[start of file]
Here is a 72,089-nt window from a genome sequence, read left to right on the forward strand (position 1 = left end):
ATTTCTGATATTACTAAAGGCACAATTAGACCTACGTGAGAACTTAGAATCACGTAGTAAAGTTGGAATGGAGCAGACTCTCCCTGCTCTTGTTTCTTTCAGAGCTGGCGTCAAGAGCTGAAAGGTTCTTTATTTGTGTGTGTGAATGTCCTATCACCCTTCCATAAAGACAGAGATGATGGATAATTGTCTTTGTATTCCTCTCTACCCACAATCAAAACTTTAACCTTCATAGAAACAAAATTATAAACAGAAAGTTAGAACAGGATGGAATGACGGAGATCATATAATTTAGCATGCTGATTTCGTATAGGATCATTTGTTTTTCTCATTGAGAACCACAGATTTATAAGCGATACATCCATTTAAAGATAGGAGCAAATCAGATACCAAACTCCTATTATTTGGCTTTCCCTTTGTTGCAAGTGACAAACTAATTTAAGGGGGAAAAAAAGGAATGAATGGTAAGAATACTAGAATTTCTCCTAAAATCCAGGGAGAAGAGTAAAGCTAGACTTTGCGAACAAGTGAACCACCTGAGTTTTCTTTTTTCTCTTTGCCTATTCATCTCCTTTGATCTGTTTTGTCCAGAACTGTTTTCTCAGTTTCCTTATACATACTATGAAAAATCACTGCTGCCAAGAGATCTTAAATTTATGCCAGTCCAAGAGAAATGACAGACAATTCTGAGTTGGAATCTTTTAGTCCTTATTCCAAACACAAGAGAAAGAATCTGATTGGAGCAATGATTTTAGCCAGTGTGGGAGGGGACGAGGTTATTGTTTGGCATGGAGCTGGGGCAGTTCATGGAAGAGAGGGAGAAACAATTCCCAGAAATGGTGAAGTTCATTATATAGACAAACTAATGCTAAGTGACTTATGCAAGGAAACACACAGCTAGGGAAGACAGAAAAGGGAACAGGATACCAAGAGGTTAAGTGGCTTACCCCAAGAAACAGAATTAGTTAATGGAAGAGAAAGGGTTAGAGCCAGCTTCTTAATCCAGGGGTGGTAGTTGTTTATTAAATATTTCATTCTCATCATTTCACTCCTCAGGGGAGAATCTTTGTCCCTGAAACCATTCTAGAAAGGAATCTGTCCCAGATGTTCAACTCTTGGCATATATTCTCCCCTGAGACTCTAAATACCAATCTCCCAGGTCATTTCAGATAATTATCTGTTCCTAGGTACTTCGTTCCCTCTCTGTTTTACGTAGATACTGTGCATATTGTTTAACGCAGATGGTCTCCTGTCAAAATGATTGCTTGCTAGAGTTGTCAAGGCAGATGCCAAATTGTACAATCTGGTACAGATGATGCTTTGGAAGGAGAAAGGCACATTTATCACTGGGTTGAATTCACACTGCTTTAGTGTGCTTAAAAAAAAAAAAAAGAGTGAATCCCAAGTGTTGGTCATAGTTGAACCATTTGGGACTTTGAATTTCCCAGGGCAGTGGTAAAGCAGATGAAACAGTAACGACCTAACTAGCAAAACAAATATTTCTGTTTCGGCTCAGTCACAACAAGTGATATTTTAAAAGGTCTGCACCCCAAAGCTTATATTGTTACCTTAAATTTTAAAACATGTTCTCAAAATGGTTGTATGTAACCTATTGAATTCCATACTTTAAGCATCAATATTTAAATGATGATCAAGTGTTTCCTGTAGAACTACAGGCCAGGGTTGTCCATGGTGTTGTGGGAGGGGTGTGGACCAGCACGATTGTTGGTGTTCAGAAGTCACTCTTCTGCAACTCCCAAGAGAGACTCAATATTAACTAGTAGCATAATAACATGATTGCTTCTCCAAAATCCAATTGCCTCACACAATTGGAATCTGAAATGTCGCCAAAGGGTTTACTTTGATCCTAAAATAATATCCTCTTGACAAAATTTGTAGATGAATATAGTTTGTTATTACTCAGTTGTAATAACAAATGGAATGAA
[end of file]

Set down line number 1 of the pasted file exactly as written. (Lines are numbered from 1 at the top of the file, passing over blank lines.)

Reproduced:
Here is a 72,089-nt window from a genome sequence, read left to right on the forward strand (position 1 = left end):